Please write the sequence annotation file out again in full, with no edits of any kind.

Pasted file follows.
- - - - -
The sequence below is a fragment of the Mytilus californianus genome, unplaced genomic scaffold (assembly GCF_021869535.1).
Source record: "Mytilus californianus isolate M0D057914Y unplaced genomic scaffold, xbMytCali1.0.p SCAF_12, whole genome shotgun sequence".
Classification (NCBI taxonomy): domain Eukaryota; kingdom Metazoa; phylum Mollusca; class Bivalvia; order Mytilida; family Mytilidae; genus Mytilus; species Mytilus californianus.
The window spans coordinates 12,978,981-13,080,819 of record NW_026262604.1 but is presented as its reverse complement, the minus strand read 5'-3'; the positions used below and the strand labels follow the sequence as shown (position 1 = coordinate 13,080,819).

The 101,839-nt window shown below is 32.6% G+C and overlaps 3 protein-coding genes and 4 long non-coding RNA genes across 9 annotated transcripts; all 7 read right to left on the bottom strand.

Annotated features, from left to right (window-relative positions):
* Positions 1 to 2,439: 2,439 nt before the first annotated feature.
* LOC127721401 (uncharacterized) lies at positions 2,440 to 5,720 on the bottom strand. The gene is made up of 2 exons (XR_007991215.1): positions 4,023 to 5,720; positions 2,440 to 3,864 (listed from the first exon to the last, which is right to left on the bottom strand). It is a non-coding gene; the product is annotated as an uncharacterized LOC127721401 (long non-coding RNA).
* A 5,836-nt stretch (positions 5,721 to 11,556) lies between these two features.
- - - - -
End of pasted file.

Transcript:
The sequence below is a fragment of the Mytilus californianus genome, unplaced genomic scaffold (assembly GCF_021869535.1).
Source record: "Mytilus californianus isolate M0D057914Y unplaced genomic scaffold, xbMytCali1.0.p SCAF_12, whole genome shotgun sequence".
Classification (NCBI taxonomy): domain Eukaryota; kingdom Metazoa; phylum Mollusca; class Bivalvia; order Mytilida; family Mytilidae; genus Mytilus; species Mytilus californianus.
The window spans coordinates 12,978,981-13,080,819 of record NW_026262604.1 but is presented as its reverse complement, the minus strand read 5'-3'; the positions used below and the strand labels follow the sequence as shown (position 1 = coordinate 13,080,819).

The 101,839-nt window shown below is 32.6% G+C and overlaps 3 protein-coding genes and 4 long non-coding RNA genes across 9 annotated transcripts; all 7 read right to left on the bottom strand.

Annotated features, from left to right (window-relative positions):
* Positions 1 to 2,439: 2,439 nt before the first annotated feature.
* LOC127721401 (uncharacterized) lies at positions 2,440 to 5,720 on the bottom strand. The gene is made up of 2 exons (XR_007991215.1): positions 4,023 to 5,720; positions 2,440 to 3,864 (listed from the first exon to the last, which is right to left on the bottom strand). It is a non-coding gene; the product is annotated as an uncharacterized LOC127721401 (long non-coding RNA).
* A 5,836-nt stretch (positions 5,721 to 11,556) lies between these two features.